For the month of January my family and I participated in the short-term residency program. I spent most days walking the city. The graffiti, street art, and color palette of Tartu directly influenced my work. It was easy to be inspired by the blankets of fresh snow and the cobblestone streets of Old Town. I was surprised by the overwhelming presence of Estonia’s past. Stories of the Soviet Era frequently came up in my conversations with locals, and I tried to understand the layers behind these perspectives.
The first few weeks in studio were very productive and somewhat effortless. A variety of marks and washes were ready to be put on canvas. My final four paintings turned into large sketchbook pages. I allowed myself the surface to explore new shapes and applications of paint to be considered for future works.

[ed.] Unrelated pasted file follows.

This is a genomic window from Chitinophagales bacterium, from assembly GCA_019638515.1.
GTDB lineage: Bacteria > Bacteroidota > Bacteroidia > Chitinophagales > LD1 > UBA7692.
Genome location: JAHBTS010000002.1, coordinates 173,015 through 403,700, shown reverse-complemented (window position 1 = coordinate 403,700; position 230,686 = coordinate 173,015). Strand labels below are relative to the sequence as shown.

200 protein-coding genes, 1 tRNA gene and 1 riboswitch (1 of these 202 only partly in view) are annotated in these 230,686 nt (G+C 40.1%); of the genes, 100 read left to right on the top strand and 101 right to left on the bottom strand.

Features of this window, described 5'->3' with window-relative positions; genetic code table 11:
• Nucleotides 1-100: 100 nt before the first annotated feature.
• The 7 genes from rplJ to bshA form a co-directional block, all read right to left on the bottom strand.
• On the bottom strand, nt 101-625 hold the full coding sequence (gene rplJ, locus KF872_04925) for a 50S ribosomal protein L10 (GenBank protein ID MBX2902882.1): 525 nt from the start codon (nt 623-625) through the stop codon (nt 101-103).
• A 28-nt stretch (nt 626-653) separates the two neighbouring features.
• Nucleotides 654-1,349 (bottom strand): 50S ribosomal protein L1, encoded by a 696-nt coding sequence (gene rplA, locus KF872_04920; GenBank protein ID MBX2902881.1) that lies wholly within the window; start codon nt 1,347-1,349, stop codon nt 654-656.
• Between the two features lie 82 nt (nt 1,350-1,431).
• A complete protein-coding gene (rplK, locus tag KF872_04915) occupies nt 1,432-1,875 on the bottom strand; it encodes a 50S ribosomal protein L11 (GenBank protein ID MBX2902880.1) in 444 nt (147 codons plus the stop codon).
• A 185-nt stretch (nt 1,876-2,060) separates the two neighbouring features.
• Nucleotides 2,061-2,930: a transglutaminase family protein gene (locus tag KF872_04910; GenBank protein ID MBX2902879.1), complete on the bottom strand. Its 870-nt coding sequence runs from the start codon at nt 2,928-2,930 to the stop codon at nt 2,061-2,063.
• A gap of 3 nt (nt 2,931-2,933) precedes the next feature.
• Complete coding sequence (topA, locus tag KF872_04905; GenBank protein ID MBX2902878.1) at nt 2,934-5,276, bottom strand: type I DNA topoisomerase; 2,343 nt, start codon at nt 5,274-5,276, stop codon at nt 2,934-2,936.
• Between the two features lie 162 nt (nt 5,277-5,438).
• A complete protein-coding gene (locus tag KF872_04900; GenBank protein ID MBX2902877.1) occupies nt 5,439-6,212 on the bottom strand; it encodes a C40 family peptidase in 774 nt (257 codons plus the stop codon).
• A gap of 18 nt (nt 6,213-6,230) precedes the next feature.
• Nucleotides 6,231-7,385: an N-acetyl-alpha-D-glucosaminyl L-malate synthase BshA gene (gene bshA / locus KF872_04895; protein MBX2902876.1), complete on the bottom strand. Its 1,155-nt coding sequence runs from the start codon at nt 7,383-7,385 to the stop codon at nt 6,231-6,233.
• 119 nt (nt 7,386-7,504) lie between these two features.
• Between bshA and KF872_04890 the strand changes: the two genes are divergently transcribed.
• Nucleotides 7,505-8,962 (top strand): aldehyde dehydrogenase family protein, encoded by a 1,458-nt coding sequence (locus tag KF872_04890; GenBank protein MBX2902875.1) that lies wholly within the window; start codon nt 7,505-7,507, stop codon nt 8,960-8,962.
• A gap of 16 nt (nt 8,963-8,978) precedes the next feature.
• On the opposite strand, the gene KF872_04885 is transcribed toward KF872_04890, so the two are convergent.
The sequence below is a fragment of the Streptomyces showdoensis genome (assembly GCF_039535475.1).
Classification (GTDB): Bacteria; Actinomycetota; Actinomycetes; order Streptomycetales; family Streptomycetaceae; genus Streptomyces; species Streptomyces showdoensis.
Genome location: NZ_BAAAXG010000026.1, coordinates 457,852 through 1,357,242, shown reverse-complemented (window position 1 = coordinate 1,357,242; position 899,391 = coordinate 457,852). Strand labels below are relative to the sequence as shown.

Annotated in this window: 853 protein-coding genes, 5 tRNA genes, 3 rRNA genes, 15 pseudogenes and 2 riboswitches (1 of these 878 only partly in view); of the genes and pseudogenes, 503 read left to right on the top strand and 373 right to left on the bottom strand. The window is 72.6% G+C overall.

My sons (two and five) were frequent visitors to my studio space filling the early evenings with painting on my unsuccessful canvases and drawing treasure maps. Their favorite aspects of Tartu were sledding through the streets, the Upside Down House, and the endless opportunities for sweets. It was endearing to watch them overcame language barriers as they played with their peers.
The people I met throughout the month hold my favorite memories of this experience. I feel grateful for the staff of the Print and Paper Museum, my fellow artist-in-residence Bita Razavi, and the onlookers who took the time to view my body of work. The kindness of these individuals made the challenging aspects of living and working in a foreign city worth the effort.